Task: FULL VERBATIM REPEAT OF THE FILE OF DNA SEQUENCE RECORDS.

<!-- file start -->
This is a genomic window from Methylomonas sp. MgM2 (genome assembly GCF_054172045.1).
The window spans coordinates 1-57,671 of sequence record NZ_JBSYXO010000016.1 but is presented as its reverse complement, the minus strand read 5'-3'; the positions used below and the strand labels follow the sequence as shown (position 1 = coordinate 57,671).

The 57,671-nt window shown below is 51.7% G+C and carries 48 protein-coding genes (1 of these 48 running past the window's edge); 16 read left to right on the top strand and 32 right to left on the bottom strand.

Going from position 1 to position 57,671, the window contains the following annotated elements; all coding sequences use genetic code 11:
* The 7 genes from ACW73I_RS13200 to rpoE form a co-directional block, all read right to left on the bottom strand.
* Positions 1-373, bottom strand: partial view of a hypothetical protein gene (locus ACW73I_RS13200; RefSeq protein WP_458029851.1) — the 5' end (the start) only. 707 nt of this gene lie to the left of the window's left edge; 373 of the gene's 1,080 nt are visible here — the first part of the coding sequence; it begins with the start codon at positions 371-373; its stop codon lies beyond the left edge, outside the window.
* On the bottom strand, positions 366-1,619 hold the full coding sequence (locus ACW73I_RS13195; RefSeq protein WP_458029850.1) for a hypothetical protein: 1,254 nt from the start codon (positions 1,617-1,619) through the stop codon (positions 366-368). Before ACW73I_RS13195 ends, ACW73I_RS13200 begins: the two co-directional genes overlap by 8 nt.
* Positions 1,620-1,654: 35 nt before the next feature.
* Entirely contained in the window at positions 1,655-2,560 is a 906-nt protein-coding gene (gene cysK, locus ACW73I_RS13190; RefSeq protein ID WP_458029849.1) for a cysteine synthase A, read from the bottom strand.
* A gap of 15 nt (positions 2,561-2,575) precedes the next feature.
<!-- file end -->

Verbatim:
This is a genomic window from Methylomonas sp. MgM2 (genome assembly GCF_054172045.1).
The window spans coordinates 1-57,671 of sequence record NZ_JBSYXO010000016.1 but is presented as its reverse complement, the minus strand read 5'-3'; the positions used below and the strand labels follow the sequence as shown (position 1 = coordinate 57,671).

The 57,671-nt window shown below is 51.7% G+C and carries 48 protein-coding genes (1 of these 48 running past the window's edge); 16 read left to right on the top strand and 32 right to left on the bottom strand.

Going from position 1 to position 57,671, the window contains the following annotated elements; all coding sequences use genetic code 11:
* The 7 genes from ACW73I_RS13200 to rpoE form a co-directional block, all read right to left on the bottom strand.
* Positions 1-373, bottom strand: partial view of a hypothetical protein gene (locus ACW73I_RS13200; RefSeq protein WP_458029851.1) — the 5' end (the start) only. 707 nt of this gene lie to the left of the window's left edge; 373 of the gene's 1,080 nt are visible here — the first part of the coding sequence; it begins with the start codon at positions 371-373; its stop codon lies beyond the left edge, outside the window.
* On the bottom strand, positions 366-1,619 hold the full coding sequence (locus ACW73I_RS13195; RefSeq protein WP_458029850.1) for a hypothetical protein: 1,254 nt from the start codon (positions 1,617-1,619) through the stop codon (positions 366-368). Before ACW73I_RS13195 ends, ACW73I_RS13200 begins: the two co-directional genes overlap by 8 nt.
* Positions 1,620-1,654: 35 nt before the next feature.
* Entirely contained in the window at positions 1,655-2,560 is a 906-nt protein-coding gene (gene cysK, locus ACW73I_RS13190; RefSeq protein ID WP_458029849.1) for a cysteine synthase A, read from the bottom strand.
* A gap of 15 nt (positions 2,561-2,575) precedes the next feature.